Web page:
These are notes for myself about shadow mapping bias.
Good summary about all aspects of shadow mapping: http://mynameismjp.wordpress.com/2013/09/10/shadow-maps/
I’m not sure what’s wrong about Receiver Plane depth bias. What is interesting, it does work OK when there is no interpolation between samples.
In this presentation, there’s a comparison, but it also uses samples without interpolation: http://amd-dev.wpengine.netdna-cdn.com/wordpress/media/2012/10/Isidoro-ShadowMapping.pdf (page 39).
Here they also get strange artifact with it similar to one I have on sphere: http://www.digitalrune.com/Support/Blog/tabid/719/EntryId/218/Shadow-Acne.aspx
MJP also says that “When it works, it’s fantastic. However it will still run into degenerate cases where it can produce unpredictable results”.
So, maybe I implemented it wrong, or maybe I was unlucky enough to quickly get degenerate cases, but I’m not really willing to try this technique anymore.
Also this may better explain why it works: http://c0de517e.blogspot.ru/2011/05/shadowmap-bias-notes.html
There are 2 ways how to implement Normal Offset bias. One way is to inset geometry by normal when rendering the shadow map. The insetting amount is also scaled by slope aka dot(N,L) and also can be scaled by distance factor with FOV included for using with perspective projection.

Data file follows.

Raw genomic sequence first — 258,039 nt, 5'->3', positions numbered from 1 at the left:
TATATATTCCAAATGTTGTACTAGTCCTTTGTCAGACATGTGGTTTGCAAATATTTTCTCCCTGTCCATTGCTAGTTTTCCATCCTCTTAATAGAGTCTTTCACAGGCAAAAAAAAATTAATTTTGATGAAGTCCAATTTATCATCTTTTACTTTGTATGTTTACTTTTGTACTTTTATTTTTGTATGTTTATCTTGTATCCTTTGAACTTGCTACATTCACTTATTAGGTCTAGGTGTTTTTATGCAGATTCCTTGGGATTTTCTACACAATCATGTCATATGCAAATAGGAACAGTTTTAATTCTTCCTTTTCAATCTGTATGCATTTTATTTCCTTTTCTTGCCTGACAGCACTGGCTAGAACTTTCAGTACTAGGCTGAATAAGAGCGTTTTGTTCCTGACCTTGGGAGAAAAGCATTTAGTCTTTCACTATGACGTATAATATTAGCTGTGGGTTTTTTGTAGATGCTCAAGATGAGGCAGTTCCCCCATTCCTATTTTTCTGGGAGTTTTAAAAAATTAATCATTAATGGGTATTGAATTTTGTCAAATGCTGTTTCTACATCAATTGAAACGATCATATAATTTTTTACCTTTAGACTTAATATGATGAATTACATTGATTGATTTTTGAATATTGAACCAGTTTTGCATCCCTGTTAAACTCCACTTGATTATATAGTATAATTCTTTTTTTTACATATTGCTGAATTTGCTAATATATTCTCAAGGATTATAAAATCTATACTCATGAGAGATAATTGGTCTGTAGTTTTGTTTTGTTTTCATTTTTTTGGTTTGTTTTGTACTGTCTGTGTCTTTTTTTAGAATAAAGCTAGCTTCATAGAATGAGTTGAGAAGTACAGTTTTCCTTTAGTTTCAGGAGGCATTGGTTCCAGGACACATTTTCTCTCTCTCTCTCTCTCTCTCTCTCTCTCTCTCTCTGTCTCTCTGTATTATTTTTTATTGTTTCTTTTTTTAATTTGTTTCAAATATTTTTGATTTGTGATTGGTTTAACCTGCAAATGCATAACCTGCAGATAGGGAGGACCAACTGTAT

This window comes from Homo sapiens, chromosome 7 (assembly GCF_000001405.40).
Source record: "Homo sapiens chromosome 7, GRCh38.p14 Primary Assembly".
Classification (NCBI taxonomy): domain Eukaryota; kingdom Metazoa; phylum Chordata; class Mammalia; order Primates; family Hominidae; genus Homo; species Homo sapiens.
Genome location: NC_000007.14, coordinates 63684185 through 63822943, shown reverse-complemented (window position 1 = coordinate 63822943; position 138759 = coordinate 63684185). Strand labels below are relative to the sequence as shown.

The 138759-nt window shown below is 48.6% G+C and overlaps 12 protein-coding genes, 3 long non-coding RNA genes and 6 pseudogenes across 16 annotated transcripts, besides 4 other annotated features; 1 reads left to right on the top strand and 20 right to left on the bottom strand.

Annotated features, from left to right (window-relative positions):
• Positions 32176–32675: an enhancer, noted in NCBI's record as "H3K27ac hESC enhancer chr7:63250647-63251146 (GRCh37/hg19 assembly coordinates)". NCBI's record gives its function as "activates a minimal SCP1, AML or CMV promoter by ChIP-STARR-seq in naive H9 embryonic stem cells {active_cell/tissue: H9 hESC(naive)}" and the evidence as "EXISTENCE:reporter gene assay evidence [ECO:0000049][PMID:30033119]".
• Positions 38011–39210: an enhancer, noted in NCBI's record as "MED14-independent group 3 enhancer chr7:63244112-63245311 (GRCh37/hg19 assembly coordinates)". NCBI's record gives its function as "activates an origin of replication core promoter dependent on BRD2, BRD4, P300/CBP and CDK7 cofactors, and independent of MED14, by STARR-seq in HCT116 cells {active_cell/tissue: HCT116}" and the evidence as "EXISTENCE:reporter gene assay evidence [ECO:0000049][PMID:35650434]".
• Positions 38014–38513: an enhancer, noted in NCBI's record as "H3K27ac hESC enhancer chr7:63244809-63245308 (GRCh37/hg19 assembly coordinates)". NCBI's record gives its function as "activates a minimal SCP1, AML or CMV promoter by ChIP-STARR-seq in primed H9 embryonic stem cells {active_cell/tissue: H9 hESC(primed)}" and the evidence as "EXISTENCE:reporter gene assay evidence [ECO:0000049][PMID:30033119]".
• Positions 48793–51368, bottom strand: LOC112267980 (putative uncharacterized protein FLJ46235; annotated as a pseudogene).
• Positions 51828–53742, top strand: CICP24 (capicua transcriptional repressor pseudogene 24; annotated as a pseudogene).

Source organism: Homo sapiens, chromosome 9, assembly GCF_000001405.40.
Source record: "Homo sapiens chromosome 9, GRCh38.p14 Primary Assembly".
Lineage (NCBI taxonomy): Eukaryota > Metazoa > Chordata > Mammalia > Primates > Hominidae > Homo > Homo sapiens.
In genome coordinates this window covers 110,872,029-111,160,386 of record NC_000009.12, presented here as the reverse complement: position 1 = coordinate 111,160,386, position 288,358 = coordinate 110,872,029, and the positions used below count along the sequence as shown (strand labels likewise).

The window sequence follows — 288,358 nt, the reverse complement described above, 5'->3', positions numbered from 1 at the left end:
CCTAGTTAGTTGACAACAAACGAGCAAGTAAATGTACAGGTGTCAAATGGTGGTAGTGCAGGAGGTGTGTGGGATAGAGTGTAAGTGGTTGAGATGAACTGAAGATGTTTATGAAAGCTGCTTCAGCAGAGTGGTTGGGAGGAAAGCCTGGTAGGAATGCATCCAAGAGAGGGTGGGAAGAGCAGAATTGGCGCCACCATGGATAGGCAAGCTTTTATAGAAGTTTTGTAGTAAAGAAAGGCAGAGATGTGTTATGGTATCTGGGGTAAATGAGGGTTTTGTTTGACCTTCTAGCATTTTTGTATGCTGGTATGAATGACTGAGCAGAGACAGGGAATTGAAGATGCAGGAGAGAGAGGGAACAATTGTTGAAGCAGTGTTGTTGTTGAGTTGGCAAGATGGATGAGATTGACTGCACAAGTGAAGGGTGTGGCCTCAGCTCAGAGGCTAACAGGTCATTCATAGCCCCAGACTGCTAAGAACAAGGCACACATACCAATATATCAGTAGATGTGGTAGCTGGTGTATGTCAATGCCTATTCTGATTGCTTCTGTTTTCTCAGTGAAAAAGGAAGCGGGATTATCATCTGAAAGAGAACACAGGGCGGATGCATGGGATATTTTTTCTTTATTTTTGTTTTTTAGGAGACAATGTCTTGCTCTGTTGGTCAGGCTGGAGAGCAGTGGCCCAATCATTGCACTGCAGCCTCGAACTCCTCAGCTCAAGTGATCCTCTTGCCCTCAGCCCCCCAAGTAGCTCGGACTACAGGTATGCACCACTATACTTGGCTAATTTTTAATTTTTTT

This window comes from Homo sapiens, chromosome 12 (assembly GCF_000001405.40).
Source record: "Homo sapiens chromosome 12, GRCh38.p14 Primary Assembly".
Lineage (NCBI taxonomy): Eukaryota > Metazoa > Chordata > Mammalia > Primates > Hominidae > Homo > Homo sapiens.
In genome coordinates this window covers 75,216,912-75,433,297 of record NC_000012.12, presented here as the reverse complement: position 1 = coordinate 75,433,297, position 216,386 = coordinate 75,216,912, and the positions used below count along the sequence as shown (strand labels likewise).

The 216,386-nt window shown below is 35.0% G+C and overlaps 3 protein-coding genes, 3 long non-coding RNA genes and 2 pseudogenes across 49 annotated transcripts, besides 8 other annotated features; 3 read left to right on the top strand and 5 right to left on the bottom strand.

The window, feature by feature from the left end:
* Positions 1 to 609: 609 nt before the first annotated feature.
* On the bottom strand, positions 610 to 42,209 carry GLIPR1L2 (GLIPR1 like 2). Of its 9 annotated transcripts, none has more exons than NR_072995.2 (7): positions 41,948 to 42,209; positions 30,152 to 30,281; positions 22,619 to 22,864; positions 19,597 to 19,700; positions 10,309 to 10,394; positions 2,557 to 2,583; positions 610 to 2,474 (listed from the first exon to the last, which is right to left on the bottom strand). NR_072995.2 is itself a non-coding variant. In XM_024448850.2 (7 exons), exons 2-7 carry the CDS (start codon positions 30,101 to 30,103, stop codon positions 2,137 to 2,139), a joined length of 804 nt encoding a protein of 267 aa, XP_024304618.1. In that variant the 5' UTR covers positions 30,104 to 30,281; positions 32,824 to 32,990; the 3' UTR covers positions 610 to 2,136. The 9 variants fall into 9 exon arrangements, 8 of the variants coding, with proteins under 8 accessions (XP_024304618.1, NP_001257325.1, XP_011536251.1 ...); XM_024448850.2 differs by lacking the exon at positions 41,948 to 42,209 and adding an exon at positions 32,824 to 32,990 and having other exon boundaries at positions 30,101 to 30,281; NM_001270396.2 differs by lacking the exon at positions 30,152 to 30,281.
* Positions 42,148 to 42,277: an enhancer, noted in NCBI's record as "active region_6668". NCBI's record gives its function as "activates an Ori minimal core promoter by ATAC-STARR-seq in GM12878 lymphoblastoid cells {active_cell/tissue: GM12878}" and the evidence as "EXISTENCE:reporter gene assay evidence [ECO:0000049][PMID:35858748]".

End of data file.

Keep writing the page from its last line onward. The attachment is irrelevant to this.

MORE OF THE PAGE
Second way is to render shadow map normally, but add (instead of subtract) same scaled vertex normal to fragment position just before multiplying it by shadow map matrix and comparing.
The second method has less impact on shadow silhouette distortion and gives better results. It is, however, not easy to do with deferred rendering, because you need vertex normal, not normal mapped one!
Unity 5 seems to use 1st version exactly because it can’t hold vertex normal in G-Buffer.
Funnily enough, Infamous Second Son is OK with storing it there:
And they use it exactly for normal offset (and other stuff too): https://twitter.com/adrianb3000/status/464584971483893762
You can also try to calculate face normal from depth, BUT you’ll get unpredictable results on edges.
Even Intel guy couldn’t solve that: https://twitter.com/AndrewLauritzen/status/539669636912914432
2nd variant doesn’t suffer from this (you can still see a tiny hole there though… but it also exists with just constant bias, so it’s not a normal bias problem).
Real-time demo with Normal Offset 2nd version: http://geom.io/pc25d/demoShaders5.html
No acne, no peter-panning, yay!
Use RMB + WASD to fly around. Feel free to look into source.
You can tweak both normal/constant bias in browser console using